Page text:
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Ralls settles national security dispute with Obama

UNITED STATES: Wind developer Ralls Corp and the US government have reached a "favourable" settlement in their high-profile legal dispute over national security.

The Obama administration had objected to the use of Sany's 2MW turbine
The Obama administration had objected to the use of Sany's 2MW turbine

Ralls Corp, owned by executives of Chinese manufacturer Sany Group, had sued President Barack Obama and the Committee on Foreign Investment in the United States (CFIUS).
 
The dispute erupted in 2013 after Obama’s administration abruptly barred Ralls from developing the Butter Creek projects in Oregon — on "national security" grounds — and ordered the projects sold. They are located near a US Navy test base.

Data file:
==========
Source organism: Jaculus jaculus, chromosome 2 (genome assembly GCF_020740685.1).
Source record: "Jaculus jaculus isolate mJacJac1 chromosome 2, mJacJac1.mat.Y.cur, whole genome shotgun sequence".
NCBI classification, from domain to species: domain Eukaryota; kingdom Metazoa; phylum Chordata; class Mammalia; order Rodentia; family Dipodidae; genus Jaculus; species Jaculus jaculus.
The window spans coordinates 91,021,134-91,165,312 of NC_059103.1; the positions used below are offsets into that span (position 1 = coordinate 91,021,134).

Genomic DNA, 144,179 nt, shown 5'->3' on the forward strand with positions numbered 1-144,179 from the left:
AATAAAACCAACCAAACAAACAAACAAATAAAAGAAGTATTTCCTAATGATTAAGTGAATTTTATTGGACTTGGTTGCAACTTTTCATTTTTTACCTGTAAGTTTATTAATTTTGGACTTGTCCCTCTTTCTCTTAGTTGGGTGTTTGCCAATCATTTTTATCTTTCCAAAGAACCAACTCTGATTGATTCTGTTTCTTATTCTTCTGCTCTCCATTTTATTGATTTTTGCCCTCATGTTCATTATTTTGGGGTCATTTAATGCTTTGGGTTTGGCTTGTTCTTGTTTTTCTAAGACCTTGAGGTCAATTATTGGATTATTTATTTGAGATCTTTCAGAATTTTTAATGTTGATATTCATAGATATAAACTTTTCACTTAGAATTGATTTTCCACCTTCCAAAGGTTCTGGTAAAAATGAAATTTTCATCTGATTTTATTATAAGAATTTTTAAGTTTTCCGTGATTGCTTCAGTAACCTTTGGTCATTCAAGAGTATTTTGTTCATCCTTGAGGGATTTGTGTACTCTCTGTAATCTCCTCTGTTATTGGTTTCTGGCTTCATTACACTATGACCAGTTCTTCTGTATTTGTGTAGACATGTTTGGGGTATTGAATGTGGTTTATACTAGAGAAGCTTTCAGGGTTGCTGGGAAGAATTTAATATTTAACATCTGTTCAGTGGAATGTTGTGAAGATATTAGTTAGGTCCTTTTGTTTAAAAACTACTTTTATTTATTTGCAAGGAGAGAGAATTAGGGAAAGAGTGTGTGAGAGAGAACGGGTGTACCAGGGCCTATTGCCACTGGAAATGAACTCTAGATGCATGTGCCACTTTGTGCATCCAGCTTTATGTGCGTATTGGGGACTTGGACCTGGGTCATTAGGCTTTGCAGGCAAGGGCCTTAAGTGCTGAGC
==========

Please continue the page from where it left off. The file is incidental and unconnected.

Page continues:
It was the first time since 1990 that a US president blocked a foreign business deal.

Obama also barred use of Sany’s Chinese turbines in the projects even if they were under new ownership, and he objected to a new owner chosen by Ralls. As a result, Sany had said it may lose $20 million.

In court, Ralls has argued that Obama exceeded his powers and should have warned them of CFIUS’ decision. No one had ever before sued the US president over a CFIUS ruling.
 
Under the just-announced settlement, Ralls has dismissed its suit against Obama and CFIUS, and the US government has dismissed its pending suit against Ralls.
 
The terms are confidential.  Ralls’ attorney George Hicks declined to say if Ralls received financial compensation. But he said Ralls has already sold the projects to the buyer to which the government previously objected.
 
"This … also paves the road for Ralls to continuously engage in US wind energy projects and utilise Sany’s wind turbines accordingly," said David Liu, general manager of Ralls.

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